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Robotic Arm-assisted versus Manual (ROAM) total knee arthroplasty: a randomized controlled trial

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The primary aim was to assess whether robotic total knee arthroplasty (rTKA) had a greater early knee-specific outcome when compared to manual TKA (mTKA). Secondary aims were to assess whether rTKA was associated with improved expectation fulfilment, health-related quality of life (HRQoL), and patient satisfaction when compared to mTKA.


A randomized controlled trial was undertaken, and patients were randomized to either mTKA or rTKA. The primary objective was functional improvement at six months. Overall, 100 patients were randomized, 50 to each group, of whom 46 rTKA and 41 mTKA patients were available for review at six months following surgery. There were no differences between the two groups.


There was no difference between rTKA and mTKA groups at six months according to the Western Ontario and McMaster Universities osteoarthritis index (WOMAC) functional score (mean difference (MD) 3.8 (95% confidence interval (CI) -5.6 to 13.1); p = 0.425). There was a greater improvement in the WOMAC pain score at two months (MD 9.5 (95% CI 0.6 to 18.3); p = 0.037) in the rTKA group, although by six months no significant difference was observed (MD 6.7 (95% CI -3.6 to 17.1); p = 0.198). The rTKA group were more likely to achieve a minimal important change in their WOMAC pain score when compared to the mTKA group at two months (n = 36 (78.3%) vs n = 24 (58.5%); p = 0.047) and at six months (n = 40 (87.0%) vs n = 29 (68.3%); p = 0.036). There was no difference in satisfaction between the rTKA group (97.8%; n = 45/46) and the mTKA group (87.8%; n = 36/41) at six months (p = 0.096). There were no differences in EuroQol five-dimension questionnaire (EQ-5D) utility gain (p ≥ 0.389) or fulfilment of patient expectation (p ≥ 0.054) between the groups.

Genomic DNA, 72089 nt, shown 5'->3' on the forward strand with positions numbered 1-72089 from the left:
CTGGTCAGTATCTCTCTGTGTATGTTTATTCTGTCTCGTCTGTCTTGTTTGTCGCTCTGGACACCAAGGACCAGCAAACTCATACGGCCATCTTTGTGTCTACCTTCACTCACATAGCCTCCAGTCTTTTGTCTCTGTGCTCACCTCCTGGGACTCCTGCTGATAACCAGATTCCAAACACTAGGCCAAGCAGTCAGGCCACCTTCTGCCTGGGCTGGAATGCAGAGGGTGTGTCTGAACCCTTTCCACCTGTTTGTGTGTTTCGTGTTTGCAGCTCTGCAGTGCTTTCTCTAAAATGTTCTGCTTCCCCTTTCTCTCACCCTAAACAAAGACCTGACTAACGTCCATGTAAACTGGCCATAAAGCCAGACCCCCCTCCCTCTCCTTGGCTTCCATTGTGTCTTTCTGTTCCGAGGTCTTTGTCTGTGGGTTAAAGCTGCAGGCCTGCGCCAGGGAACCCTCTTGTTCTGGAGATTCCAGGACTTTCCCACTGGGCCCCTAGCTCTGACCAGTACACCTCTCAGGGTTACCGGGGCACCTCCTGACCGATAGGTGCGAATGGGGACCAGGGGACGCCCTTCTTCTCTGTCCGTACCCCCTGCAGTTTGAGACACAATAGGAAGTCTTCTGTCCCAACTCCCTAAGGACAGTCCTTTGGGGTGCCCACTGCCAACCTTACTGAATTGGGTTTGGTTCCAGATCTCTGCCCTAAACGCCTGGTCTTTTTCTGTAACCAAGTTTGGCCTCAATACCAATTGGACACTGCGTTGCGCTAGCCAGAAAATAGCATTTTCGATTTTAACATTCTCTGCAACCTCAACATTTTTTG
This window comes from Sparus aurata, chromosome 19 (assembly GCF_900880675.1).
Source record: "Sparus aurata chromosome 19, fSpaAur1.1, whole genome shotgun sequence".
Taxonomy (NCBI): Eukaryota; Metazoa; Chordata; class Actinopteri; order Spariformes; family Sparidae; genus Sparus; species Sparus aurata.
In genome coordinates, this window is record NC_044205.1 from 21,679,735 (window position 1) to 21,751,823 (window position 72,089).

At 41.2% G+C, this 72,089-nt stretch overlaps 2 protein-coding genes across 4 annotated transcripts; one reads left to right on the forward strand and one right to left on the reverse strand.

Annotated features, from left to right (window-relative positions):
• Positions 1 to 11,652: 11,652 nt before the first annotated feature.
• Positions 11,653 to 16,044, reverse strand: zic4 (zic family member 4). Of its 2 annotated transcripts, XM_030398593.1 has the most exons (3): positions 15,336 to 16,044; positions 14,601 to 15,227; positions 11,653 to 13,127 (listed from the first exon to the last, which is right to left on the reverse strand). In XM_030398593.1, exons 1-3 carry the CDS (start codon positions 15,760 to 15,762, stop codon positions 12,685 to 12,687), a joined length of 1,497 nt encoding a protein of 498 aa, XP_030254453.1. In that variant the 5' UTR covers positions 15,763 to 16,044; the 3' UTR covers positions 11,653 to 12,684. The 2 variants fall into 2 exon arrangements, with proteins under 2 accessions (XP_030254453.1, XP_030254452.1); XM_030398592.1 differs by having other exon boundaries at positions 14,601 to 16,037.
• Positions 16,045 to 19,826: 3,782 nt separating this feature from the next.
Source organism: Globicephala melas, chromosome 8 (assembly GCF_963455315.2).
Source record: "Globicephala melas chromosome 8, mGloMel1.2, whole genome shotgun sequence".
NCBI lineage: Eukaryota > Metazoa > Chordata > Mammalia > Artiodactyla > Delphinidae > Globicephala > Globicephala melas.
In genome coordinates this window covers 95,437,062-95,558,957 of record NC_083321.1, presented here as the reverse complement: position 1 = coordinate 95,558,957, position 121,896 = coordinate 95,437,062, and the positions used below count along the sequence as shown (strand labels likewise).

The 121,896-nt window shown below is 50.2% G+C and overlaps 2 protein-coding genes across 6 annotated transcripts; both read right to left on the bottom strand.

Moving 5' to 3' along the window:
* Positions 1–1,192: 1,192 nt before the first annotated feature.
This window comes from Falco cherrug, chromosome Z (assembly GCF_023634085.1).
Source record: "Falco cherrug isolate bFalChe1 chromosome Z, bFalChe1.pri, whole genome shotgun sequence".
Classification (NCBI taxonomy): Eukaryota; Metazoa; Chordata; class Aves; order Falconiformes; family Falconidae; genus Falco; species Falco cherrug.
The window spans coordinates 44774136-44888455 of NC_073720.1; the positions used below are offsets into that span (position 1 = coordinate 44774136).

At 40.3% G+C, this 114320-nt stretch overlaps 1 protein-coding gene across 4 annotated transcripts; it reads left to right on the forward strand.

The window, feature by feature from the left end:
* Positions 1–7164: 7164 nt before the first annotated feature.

There were no statistically significant or clinically meaningful differences in the change in WOMAC function between mTKA and rTKA at six months. rTKA was associated with a higher likelihood of achieving a clinically important change in knee pain at two and six months, but no differences in knee-specific function, patient satisfaction, health-related quality of life, or expectation fulfilment were observed.

Cite this article: Bone Joint J 2023;105-B(9):961–970.

Correspondence should be sent to Nick D. Clement. E-mail:

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